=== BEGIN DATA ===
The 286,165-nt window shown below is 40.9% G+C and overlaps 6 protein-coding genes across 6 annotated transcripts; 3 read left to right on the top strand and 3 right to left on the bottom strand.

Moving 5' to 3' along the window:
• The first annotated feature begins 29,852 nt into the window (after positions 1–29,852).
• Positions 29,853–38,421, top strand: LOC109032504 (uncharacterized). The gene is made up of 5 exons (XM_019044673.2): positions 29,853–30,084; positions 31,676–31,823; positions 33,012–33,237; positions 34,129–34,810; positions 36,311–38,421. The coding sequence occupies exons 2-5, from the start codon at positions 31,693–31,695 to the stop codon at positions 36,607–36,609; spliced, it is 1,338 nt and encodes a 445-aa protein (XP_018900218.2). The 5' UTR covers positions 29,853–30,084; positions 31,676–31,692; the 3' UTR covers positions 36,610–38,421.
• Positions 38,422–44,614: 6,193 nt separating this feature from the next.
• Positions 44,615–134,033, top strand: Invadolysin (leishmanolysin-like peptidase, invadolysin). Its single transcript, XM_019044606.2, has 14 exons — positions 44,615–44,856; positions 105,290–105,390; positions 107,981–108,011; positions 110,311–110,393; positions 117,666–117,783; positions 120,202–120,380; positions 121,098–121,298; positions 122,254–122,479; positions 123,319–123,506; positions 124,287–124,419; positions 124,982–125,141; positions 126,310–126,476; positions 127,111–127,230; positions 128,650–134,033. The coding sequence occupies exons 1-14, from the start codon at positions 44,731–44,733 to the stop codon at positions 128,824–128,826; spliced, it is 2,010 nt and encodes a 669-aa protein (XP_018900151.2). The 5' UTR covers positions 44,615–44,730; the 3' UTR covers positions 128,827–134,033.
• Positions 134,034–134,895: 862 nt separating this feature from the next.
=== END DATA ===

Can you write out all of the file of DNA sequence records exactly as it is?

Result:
The 286,165-nt window shown below is 40.9% G+C and overlaps 6 protein-coding genes across 6 annotated transcripts; 3 read left to right on the top strand and 3 right to left on the bottom strand.

Moving 5' to 3' along the window:
• The first annotated feature begins 29,852 nt into the window (after positions 1–29,852).
• Positions 29,853–38,421, top strand: LOC109032504 (uncharacterized). The gene is made up of 5 exons (XM_019044673.2): positions 29,853–30,084; positions 31,676–31,823; positions 33,012–33,237; positions 34,129–34,810; positions 36,311–38,421. The coding sequence occupies exons 2-5, from the start codon at positions 31,693–31,695 to the stop codon at positions 36,607–36,609; spliced, it is 1,338 nt and encodes a 445-aa protein (XP_018900218.2). The 5' UTR covers positions 29,853–30,084; positions 31,676–31,692; the 3' UTR covers positions 36,610–38,421.
• Positions 38,422–44,614: 6,193 nt separating this feature from the next.
• Positions 44,615–134,033, top strand: Invadolysin (leishmanolysin-like peptidase, invadolysin). Its single transcript, XM_019044606.2, has 14 exons — positions 44,615–44,856; positions 105,290–105,390; positions 107,981–108,011; positions 110,311–110,393; positions 117,666–117,783; positions 120,202–120,380; positions 121,098–121,298; positions 122,254–122,479; positions 123,319–123,506; positions 124,287–124,419; positions 124,982–125,141; positions 126,310–126,476; positions 127,111–127,230; positions 128,650–134,033. The coding sequence occupies exons 1-14, from the start codon at positions 44,731–44,733 to the stop codon at positions 128,824–128,826; spliced, it is 2,010 nt and encodes a 669-aa protein (XP_018900151.2). The 5' UTR covers positions 44,615–44,730; the 3' UTR covers positions 128,827–134,033.
• Positions 134,034–134,895: 862 nt separating this feature from the next.